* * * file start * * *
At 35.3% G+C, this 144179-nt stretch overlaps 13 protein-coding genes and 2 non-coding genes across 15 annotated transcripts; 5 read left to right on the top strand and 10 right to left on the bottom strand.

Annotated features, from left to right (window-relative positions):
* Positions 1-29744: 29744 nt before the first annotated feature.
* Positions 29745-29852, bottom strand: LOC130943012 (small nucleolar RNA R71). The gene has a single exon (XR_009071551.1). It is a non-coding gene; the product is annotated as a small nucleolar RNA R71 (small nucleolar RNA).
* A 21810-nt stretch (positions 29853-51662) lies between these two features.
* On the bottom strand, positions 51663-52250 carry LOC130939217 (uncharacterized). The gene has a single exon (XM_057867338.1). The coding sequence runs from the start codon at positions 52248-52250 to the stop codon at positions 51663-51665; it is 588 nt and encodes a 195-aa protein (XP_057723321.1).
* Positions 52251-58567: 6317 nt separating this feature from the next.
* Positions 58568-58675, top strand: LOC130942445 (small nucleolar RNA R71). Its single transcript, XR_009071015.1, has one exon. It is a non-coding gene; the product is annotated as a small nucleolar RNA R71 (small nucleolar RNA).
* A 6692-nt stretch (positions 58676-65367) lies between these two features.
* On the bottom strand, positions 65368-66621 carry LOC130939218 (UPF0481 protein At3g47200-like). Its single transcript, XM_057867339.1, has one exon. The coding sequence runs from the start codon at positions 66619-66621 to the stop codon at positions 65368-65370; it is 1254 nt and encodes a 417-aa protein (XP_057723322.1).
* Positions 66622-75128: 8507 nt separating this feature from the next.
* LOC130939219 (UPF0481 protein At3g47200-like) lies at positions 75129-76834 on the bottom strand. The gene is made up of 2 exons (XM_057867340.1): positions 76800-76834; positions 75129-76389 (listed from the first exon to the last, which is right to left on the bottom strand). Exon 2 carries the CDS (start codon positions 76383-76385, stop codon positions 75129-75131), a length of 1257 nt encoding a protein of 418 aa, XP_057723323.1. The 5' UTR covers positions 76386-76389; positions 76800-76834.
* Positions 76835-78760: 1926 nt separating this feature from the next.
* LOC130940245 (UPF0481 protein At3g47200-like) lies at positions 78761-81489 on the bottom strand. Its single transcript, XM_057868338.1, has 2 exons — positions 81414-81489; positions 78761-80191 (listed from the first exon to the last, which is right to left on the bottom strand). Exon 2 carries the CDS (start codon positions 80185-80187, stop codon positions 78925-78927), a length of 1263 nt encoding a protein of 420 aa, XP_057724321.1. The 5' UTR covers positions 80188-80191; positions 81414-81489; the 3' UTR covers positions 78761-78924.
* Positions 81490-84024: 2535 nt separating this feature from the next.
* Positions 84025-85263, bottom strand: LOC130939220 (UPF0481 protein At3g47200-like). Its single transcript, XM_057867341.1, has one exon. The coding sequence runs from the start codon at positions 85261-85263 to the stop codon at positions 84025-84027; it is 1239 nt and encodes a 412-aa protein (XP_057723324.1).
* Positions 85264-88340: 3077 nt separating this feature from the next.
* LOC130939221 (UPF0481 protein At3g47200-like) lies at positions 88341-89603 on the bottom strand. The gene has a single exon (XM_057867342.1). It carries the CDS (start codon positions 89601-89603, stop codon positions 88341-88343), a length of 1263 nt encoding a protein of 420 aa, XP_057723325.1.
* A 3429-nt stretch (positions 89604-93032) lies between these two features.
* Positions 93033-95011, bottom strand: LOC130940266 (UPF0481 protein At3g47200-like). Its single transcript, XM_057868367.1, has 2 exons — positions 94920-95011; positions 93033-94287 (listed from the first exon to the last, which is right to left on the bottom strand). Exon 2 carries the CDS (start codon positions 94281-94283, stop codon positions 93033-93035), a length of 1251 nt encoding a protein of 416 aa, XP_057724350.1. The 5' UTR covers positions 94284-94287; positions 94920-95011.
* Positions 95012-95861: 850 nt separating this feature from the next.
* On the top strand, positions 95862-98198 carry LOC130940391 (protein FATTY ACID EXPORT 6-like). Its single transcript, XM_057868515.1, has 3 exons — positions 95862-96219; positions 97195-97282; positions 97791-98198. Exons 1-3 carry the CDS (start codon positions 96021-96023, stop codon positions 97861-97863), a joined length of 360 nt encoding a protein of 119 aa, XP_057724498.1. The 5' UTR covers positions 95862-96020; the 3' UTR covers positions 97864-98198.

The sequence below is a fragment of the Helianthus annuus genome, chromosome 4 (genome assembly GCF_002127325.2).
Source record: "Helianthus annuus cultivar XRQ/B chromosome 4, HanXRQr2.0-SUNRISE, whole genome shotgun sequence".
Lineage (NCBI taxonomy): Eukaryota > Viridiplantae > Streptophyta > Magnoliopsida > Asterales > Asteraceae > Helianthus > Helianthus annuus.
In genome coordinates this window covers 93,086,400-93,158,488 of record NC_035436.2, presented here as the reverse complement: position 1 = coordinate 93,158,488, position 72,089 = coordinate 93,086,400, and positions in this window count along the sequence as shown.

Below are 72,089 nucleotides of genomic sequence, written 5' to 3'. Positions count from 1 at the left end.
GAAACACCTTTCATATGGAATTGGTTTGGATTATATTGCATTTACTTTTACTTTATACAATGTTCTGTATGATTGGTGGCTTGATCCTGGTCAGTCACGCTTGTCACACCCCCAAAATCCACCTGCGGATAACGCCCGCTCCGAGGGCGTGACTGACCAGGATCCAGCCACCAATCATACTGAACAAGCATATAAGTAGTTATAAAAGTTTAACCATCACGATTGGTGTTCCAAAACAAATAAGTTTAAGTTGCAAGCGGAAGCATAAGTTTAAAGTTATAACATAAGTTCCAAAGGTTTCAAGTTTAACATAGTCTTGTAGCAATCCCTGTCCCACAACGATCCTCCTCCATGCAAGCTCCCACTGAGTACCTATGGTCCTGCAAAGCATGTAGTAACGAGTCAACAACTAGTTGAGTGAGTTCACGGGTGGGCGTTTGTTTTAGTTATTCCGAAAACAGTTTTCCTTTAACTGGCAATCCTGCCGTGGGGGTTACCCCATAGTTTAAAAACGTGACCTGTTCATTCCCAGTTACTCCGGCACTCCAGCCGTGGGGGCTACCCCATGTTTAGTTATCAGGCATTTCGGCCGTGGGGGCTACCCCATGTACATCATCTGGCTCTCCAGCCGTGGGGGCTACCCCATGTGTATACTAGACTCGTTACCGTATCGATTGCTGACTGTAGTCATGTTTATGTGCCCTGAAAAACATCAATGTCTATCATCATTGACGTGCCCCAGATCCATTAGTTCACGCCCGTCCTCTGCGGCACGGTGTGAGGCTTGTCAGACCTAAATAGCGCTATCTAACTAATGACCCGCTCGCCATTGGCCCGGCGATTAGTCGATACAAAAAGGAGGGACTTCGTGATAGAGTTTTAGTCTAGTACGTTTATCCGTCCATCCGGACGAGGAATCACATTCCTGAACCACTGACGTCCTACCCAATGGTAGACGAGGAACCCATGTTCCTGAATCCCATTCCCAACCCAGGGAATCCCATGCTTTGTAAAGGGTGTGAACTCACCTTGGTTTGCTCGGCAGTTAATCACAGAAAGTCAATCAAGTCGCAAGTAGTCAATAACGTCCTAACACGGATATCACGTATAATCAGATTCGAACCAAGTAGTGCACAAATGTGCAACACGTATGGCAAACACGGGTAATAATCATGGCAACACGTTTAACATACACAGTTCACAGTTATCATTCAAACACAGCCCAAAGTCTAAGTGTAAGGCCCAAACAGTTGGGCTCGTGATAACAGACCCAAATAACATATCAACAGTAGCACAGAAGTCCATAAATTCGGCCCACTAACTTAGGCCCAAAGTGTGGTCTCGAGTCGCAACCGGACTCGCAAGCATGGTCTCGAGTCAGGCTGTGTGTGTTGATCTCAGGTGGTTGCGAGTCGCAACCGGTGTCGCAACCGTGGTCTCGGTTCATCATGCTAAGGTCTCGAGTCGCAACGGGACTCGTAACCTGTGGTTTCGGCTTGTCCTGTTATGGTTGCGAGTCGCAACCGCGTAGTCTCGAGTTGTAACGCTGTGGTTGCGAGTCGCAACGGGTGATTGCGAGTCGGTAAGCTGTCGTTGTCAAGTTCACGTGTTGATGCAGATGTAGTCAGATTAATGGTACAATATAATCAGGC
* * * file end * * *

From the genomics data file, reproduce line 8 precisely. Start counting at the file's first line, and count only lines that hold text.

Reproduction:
* Positions 58568-58675, top strand: LOC130942445 (small nucleolar RNA R71). Its single transcript, XR_009071015.1, has one exon. It is a non-coding gene; the product is annotated as a small nucleolar RNA R71 (small nucleolar RNA).